Surgical abortion is performed in two different ways. If a woman is within the first trimester (when the fetus is about 2.5 inches long, or six cm) abortion is done through suction—both the fetus and the placenta are aspirated out of the woman’s uterus. This is generally a simple procedure, lasting up to 15 minutes, and it can be performed by one person, either a doctor or—in some states—a nurse practitioner.

Around the 12th week (depending on the woman), the procedure becomes significantly different, because it requires a two or three days preparation for the cervix to dilate prior to the actual surgery. The number of gynecologists who don’t have the required training for it is relatively large, which, added to many doctors’ unwillingness to offer the procedure anyway, can make access to abortion difficult.

This becomes even harder after the 24th week, or when, in most states, a woman is only allowed to have an abortion for life-threatening conditions and serious health issues. There are reportedly only four doctors in the US that offer third-trimester abortions.

How much does an abortion cost?

It depends on many factors. A number of insurance policies cover elective abortions, though not all. Medicare, for instance, only covers abortions resulting from incest or rape, or if the pregnancy is life-threatening to a woman. The same is true of military insurance and Medicaid, though certain states provide coverage of abortions through Medicaid. The median cost of surgical abortion at 10 weeks is $470.The cost of a surgical abortion within the first trimester is up to $1,500, and varies depending on the provider. Abortions after the third month are generally more expensive.

Medical abortion is cheaper than the surgical procedure. Its median cost is $490 and can go up to $800.

Are federal funds used to finance abortions, or subsidize them for low-income women?

No, federal funds cannot be directed toward abortion procedures. Even when funding is given to organizations (such as Planned Parenthood) that offer abortions, it cannot be used for abortions.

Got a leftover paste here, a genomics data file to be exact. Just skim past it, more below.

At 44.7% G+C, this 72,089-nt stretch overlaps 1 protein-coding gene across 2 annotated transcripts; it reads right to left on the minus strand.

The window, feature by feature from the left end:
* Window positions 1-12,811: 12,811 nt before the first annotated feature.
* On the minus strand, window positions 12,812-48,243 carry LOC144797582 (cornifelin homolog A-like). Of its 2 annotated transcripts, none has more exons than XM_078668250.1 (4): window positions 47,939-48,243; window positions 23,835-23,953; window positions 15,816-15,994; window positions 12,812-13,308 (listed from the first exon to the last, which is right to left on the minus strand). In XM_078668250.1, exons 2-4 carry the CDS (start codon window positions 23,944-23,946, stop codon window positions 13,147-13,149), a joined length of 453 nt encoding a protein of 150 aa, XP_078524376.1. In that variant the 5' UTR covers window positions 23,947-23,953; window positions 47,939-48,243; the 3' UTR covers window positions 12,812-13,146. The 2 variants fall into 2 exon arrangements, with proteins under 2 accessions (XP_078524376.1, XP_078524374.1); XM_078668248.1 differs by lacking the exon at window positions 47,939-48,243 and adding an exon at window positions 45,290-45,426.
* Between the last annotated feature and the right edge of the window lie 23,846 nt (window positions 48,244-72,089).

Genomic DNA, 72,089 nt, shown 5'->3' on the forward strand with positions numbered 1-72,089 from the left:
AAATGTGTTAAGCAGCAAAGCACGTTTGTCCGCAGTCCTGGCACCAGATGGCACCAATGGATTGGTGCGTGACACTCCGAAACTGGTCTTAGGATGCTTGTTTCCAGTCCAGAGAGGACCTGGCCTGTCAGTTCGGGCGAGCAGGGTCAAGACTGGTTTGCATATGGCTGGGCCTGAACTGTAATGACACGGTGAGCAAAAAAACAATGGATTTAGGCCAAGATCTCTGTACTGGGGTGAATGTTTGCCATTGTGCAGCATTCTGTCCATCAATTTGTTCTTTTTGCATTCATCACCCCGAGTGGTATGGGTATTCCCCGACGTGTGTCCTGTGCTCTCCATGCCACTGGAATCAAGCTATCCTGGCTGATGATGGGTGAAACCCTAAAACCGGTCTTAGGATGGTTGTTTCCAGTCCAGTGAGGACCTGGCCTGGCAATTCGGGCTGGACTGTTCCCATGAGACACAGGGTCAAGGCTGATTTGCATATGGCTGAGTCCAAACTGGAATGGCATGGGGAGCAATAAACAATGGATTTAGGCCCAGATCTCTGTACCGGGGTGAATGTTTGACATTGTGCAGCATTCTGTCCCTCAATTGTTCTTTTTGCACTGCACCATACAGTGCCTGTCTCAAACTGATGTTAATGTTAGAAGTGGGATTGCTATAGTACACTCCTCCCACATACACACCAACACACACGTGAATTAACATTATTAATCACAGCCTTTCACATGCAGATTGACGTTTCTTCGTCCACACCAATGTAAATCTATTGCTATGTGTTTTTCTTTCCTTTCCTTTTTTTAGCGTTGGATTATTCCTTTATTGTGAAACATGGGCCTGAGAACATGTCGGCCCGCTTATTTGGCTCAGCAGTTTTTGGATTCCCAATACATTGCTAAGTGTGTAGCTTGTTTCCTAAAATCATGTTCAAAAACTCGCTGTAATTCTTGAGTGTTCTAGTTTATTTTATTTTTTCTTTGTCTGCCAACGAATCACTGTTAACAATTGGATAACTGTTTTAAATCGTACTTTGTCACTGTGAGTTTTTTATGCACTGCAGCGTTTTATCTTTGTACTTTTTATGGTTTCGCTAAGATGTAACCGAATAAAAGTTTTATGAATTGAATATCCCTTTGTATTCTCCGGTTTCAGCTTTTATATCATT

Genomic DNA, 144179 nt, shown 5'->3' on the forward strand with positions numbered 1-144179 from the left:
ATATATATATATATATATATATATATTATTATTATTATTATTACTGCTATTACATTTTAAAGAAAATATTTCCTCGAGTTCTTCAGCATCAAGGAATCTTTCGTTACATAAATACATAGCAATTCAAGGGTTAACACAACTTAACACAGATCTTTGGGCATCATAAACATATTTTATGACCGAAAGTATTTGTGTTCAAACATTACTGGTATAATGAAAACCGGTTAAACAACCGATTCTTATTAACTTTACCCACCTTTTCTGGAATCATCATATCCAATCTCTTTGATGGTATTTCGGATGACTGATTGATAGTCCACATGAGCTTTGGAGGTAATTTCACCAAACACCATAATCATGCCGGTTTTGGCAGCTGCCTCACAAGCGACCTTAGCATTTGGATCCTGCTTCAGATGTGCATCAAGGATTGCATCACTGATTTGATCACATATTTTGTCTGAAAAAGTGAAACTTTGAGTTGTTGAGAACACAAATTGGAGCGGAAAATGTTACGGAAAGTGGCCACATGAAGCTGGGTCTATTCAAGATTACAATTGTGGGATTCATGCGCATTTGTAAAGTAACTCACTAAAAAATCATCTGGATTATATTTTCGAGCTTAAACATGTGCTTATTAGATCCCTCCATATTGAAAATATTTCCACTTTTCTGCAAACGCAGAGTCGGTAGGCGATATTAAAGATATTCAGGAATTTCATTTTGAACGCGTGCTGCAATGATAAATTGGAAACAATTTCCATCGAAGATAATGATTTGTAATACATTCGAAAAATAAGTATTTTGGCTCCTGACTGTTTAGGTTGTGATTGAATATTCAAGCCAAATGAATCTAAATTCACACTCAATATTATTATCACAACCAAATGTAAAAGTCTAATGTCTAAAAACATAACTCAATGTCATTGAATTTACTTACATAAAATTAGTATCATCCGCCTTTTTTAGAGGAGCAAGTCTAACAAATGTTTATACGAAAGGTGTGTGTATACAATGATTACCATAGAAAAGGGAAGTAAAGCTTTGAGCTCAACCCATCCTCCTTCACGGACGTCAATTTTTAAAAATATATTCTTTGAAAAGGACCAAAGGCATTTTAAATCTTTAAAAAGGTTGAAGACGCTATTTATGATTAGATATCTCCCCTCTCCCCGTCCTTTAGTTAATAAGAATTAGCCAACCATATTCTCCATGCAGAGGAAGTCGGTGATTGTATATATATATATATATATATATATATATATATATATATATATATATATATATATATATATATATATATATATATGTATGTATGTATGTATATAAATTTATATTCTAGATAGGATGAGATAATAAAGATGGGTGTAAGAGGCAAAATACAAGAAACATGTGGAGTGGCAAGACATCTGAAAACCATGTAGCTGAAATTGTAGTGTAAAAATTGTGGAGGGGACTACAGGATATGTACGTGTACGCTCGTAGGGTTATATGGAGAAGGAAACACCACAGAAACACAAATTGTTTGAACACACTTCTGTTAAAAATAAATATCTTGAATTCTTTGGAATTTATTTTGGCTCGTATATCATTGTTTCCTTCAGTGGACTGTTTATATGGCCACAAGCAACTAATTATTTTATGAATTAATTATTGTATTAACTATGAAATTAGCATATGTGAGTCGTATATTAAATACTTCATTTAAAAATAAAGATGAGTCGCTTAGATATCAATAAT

How about state funds?

Seventeen states cover abortion costs as part of female reproductive health funding. Four of them (Hawaii, New York, Maryland, Washington) did so voluntarily, while 14 (Arkansas, Arizona, California, Connecticut, Illinois, Massachusetts, Montana, Minnesota, New Jersey, New Mexico, Washington, West Virginia, and Vermont) have after being ordered by state courts.

When do women seek abortions in the US?

The majority of abortions occur before the first trimester, with less than 10% happening after the 12th week.

Why do women seek abortions after the first trimester?

There are many reasons a woman might seek an abortion between the 13th and 20th gestational week. Her health (physical or mental), finances, or life situation might have changed. In some cases, women might have decided to have an abortion early on, but were unable to get access to one because of costs, lack of clinics in the area, and difficulty getting time off work.

Further, some of the pregnancy tests that can determine serious birth defects, including amniocentesis, are performed after the 14th week, and it’s often when women get negative results from these tests that they decide to get later abortions. For instance, half of the pregnancies where the fetus is found to have Down syndrome are terminated.

Would making abortion illegal stop abortions?

Likely not. Women of all cultures have been having abortions for thousands of years (pdf, p.1), whether or not the law allowed them to do so. The overwhelming majority of women who have had abortions do not regret it.

Correction: In a medical abortion, mifepristone is used to stop the embryo’s growth.